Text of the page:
The companies said in a statement that they aim to “quickly become the leading electric vehicle charging provider in China.”
Didi has roughly 550 million users on its platform, and around 600,000 electric vehicles are running on it in China. Earlier this year it joined forces with China’s State Grid to connect its drivers with the giant power utility’s 50,000 charging stations.
BP is already rolling out a network of charging stations in its home UK market.
“The lessons we learn [in China] will help us further expand BP’s advanced mobility business worldwide, helping drive the energy transition and develop solutions for a low carbon world,” said BP executive Tufan Erginbilgic.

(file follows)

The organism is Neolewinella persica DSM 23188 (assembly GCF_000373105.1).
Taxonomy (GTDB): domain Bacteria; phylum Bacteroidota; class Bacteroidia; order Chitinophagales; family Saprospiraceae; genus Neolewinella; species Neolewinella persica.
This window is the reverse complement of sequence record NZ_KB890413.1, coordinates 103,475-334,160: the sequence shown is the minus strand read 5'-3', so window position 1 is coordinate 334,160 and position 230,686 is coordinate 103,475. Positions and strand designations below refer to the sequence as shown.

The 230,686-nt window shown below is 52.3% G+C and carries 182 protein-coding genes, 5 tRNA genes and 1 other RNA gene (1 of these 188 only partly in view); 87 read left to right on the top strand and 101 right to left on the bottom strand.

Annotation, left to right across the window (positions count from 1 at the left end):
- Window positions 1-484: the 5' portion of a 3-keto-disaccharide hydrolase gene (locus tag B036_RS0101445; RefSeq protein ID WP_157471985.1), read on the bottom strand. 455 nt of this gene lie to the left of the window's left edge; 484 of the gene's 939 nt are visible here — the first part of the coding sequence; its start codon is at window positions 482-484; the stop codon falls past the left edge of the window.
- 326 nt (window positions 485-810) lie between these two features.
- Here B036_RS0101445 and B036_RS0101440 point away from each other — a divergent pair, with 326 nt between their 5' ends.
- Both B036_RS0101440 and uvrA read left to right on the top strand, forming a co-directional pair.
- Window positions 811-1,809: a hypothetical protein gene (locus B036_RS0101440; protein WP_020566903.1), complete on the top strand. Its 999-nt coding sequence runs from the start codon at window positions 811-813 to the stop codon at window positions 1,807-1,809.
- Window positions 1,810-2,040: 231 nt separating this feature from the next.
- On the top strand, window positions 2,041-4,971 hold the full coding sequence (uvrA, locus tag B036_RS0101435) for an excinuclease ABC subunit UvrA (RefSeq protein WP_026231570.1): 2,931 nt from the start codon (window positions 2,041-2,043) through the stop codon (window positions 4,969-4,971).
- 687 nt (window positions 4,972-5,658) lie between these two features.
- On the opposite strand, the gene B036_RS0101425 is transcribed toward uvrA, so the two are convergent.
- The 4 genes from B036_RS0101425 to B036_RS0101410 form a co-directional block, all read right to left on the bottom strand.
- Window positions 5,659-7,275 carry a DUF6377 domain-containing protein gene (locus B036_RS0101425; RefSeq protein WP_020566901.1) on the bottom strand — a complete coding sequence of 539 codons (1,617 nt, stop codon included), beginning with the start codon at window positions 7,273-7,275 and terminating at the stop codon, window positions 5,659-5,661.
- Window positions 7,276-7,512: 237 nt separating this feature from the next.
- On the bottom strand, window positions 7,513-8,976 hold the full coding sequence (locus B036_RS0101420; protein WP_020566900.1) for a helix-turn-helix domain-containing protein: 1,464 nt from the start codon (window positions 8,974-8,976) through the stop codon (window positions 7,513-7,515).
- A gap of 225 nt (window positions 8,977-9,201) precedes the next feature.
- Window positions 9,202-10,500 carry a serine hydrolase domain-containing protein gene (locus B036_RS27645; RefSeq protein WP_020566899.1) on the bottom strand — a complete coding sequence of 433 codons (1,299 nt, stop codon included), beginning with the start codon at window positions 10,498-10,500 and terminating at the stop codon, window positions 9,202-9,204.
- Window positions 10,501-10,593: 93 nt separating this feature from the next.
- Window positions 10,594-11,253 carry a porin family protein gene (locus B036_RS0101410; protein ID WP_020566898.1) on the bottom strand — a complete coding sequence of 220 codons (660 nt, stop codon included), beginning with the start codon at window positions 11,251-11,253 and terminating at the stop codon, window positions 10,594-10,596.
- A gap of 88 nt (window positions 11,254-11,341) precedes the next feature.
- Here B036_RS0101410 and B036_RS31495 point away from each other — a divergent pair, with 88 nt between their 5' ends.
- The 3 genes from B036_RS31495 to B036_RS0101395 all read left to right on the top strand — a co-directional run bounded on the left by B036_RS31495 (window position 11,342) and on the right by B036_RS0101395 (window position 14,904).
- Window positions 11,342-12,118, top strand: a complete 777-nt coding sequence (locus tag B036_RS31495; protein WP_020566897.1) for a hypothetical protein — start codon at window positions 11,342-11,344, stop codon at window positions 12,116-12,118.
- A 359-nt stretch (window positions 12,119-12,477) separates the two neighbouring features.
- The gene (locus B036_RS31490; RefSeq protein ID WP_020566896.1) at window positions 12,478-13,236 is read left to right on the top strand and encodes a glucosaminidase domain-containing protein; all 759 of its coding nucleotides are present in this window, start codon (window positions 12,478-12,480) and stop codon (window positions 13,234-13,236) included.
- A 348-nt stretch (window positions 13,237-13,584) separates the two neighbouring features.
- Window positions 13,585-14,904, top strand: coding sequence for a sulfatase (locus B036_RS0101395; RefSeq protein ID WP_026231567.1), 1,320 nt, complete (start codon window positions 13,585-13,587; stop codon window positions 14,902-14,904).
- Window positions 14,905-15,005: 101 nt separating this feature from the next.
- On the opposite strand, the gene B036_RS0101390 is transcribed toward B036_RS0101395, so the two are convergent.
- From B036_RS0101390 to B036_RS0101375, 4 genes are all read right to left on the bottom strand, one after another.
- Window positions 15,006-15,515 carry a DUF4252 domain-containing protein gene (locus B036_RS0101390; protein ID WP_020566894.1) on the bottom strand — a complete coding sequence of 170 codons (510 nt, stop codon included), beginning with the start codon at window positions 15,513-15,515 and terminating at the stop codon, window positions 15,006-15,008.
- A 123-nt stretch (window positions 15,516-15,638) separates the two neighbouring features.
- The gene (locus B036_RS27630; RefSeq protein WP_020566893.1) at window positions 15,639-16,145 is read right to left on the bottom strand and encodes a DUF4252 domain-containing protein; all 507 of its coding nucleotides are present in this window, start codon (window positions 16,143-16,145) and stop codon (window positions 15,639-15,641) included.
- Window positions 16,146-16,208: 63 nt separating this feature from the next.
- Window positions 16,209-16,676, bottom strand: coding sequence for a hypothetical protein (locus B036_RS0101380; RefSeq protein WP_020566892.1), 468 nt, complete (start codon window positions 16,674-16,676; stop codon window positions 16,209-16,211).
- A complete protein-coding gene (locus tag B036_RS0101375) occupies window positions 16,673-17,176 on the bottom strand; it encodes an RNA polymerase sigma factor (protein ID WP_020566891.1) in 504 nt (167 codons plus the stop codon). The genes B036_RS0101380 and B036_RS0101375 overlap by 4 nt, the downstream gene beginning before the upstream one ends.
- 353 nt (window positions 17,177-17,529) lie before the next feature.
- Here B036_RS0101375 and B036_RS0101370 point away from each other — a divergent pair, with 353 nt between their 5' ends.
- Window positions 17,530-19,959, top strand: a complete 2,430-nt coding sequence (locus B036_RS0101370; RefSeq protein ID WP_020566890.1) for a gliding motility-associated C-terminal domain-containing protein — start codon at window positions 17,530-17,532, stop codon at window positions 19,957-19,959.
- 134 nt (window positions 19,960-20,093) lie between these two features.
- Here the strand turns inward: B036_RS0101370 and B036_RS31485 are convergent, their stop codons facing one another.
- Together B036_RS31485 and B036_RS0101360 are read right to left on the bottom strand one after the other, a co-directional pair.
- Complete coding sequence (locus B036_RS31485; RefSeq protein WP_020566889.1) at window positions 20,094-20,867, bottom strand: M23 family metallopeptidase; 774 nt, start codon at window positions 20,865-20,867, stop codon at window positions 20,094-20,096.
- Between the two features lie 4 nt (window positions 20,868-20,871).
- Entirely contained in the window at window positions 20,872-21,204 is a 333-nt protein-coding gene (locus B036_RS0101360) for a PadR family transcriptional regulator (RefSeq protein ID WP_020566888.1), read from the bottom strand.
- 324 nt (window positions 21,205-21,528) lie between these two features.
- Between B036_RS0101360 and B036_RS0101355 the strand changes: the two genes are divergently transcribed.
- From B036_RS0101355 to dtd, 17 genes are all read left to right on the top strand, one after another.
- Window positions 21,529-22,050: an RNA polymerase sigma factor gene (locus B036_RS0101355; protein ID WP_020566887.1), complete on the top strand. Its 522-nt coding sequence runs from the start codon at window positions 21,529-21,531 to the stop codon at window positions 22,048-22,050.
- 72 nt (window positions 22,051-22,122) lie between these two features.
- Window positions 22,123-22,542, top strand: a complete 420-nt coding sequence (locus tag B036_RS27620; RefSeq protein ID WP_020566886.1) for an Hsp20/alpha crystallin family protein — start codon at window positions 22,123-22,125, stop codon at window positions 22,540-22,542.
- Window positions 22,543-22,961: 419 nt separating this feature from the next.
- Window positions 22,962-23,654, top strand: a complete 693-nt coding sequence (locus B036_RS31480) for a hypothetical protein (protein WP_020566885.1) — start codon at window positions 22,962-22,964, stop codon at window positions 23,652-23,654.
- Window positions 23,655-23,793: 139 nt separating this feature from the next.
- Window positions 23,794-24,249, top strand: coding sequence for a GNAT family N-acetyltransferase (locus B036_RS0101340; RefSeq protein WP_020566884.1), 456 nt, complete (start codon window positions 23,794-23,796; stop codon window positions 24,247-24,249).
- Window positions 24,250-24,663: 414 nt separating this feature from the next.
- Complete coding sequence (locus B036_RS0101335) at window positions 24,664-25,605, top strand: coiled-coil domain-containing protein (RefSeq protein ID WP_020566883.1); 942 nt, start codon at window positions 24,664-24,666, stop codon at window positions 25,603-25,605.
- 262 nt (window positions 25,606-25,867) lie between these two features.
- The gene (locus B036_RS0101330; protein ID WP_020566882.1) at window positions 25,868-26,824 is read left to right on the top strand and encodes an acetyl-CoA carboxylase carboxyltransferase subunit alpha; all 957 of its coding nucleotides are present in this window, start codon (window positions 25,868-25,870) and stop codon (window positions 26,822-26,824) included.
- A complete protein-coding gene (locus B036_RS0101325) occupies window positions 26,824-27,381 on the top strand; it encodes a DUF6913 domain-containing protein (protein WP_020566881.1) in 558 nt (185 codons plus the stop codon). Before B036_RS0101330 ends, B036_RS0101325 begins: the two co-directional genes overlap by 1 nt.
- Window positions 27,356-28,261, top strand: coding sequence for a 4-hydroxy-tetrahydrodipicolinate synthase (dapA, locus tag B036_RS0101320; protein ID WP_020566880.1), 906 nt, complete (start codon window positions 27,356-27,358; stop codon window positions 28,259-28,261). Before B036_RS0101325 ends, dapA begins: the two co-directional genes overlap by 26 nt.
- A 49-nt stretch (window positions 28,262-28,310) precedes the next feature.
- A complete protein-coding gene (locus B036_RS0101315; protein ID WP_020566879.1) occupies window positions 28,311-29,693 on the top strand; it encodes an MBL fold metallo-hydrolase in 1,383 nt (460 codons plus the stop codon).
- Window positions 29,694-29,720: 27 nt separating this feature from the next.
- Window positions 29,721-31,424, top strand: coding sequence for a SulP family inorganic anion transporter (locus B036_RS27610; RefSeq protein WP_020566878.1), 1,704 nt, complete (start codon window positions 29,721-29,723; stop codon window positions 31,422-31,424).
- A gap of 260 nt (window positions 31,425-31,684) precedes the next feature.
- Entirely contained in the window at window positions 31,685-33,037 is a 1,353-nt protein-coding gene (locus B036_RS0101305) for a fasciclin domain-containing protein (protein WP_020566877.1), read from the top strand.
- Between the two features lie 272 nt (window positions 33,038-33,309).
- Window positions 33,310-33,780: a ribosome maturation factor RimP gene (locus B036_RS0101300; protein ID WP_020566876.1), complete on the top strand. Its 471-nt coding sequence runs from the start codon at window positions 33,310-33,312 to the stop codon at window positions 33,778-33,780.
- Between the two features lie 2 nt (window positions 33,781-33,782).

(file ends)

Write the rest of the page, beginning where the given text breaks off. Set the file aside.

A lack of charging infrastructure is one of the main barriers to the mass adoption of electric vehicles.
The shift to electric is already underway in China, however. Roughly half of all electric cars are sold in the country, where tough regulation and government incentives have driven demand.
BP said the Chinese government wants 4.8 million charging points installed across the country by next year, up from 770,000 at present.
GM will provide the data and expertise needed to place chargers in the locations where they can best be used. Bechtel, meanwhile, will provide expertise in engineering, building and permitting for the stations.
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